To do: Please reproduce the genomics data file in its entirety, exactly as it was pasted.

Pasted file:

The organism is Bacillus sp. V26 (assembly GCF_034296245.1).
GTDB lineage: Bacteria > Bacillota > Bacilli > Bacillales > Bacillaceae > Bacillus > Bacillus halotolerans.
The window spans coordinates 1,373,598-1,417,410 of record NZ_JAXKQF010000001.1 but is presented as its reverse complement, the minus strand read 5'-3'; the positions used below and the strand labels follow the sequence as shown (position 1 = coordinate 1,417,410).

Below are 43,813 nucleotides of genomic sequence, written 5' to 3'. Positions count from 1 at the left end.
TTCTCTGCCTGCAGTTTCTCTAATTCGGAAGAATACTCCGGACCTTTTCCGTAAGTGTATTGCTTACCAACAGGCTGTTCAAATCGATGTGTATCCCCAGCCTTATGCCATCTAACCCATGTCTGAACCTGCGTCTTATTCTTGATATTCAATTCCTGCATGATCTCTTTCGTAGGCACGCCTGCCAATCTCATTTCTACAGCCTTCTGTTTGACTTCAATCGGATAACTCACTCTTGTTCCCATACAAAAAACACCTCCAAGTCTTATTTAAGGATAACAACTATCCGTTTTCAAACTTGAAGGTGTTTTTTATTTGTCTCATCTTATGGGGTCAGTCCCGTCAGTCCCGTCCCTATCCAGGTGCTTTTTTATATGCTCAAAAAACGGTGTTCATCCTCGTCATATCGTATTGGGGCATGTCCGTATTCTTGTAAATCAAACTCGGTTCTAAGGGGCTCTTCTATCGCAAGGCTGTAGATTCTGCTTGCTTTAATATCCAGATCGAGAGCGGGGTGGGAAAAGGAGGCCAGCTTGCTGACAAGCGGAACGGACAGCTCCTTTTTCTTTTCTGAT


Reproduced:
The organism is Bacillus sp. V26 (assembly GCF_034296245.1).
GTDB lineage: Bacteria > Bacillota > Bacilli > Bacillales > Bacillaceae > Bacillus > Bacillus halotolerans.
The window spans coordinates 1,373,598-1,417,410 of record NZ_JAXKQF010000001.1 but is presented as its reverse complement, the minus strand read 5'-3'; the positions used below and the strand labels follow the sequence as shown (position 1 = coordinate 1,417,410).

Below are 43,813 nucleotides of genomic sequence, written 5' to 3'. Positions count from 1 at the left end.
TTCTCTGCCTGCAGTTTCTCTAATTCGGAAGAATACTCCGGACCTTTTCCGTAAGTGTATTGCTTACCAACAGGCTGTTCAAATCGATGTGTATCCCCAGCCTTATGCCATCTAACCCATGTCTGAACCTGCGTCTTATTCTTGATATTCAATTCCTGCATGATCTCTTTCGTAGGCACGCCTGCCAATCTCATTTCTACAGCCTTCTGTTTGACTTCAATCGGATAACTCACTCTTGTTCCCATACAAAAAACACCTCCAAGTCTTATTTAAGGATAACAACTATCCGTTTTCAAACTTGAAGGTGTTTTTTATTTGTCTCATCTTATGGGGTCAGTCCCGTCAGTCCCGTCCCTATCCAGGTGCTTTTTTATATGCTCAAAAAACGGTGTTCATCCTCGTCATATCGTATTGGGGCATGTCCGTATTCTTGTAAATCAAACTCGGTTCTAAGGGGCTCTTCTATCGCAAGGCTGTAGATTCTGCTTGCTTTAATATCCAGATCGAGAGCGGGGTGGGAAAAGGAGGCCAGCTTGCTGACAAGCGGAACGGACAGCTCCTTTTTCTTTTCTGAT